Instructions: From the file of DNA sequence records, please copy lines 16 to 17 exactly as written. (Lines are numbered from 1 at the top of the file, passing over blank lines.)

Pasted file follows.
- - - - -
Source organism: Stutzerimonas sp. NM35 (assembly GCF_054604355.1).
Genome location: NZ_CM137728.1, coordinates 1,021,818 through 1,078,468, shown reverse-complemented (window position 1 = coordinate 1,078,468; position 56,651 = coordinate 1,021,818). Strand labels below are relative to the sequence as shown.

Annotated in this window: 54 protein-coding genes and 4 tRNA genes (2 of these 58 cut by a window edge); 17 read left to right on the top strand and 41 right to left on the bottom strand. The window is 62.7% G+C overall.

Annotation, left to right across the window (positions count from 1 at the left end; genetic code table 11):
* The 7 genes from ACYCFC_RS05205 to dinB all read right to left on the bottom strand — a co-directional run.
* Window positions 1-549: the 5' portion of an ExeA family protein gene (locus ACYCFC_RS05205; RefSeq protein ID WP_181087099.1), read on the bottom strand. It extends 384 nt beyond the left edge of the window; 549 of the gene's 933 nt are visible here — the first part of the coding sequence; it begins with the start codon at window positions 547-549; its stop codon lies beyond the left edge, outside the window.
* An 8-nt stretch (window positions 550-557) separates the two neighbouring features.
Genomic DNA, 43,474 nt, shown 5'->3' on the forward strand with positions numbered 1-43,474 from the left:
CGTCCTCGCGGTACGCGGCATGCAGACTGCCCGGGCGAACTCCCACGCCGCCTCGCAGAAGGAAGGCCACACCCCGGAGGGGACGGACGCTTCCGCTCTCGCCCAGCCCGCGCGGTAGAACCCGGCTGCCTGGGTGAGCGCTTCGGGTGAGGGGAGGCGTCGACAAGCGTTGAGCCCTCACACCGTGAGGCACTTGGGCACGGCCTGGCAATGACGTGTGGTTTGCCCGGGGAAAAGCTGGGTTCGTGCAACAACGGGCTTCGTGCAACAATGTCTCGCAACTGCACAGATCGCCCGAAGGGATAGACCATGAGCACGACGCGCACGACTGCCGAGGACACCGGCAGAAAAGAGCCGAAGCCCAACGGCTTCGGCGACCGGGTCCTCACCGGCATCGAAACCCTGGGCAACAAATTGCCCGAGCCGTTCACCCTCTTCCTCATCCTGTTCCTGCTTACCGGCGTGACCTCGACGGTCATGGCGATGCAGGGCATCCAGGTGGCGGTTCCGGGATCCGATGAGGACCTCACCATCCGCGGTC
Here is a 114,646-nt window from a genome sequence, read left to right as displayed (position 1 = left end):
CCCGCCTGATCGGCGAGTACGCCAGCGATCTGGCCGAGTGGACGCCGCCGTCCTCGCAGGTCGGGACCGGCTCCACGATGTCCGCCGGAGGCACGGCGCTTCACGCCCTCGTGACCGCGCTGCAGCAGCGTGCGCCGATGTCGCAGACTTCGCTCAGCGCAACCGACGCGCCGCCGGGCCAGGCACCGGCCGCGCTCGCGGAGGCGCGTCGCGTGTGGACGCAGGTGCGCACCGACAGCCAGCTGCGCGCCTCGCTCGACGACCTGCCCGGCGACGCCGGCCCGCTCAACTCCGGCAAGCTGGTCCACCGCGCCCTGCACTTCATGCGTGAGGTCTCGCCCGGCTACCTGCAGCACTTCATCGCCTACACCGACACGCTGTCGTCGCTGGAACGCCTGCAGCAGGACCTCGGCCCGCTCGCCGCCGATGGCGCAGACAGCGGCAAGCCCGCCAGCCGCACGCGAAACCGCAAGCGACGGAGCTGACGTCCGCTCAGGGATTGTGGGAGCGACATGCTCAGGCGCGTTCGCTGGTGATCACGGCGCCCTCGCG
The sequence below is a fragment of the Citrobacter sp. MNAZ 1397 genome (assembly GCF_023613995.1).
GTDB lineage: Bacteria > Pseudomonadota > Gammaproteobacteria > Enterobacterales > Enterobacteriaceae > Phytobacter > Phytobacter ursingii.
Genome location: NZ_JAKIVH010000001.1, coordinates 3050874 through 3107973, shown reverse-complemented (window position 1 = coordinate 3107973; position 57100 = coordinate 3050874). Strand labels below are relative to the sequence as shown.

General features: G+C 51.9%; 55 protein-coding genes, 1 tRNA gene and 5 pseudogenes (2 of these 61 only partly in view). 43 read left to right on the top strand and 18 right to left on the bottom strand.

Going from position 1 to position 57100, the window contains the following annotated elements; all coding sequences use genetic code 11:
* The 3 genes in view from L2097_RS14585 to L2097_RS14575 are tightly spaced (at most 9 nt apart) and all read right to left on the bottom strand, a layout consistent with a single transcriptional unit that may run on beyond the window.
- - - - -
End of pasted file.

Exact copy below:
Going from position 1 to position 57100, the window contains the following annotated elements; all coding sequences use genetic code 11:
* The 3 genes in view from L2097_RS14585 to L2097_RS14575 are tightly spaced (at most 9 nt apart) and all read right to left on the bottom strand, a layout consistent with a single transcriptional unit that may run on beyond the window.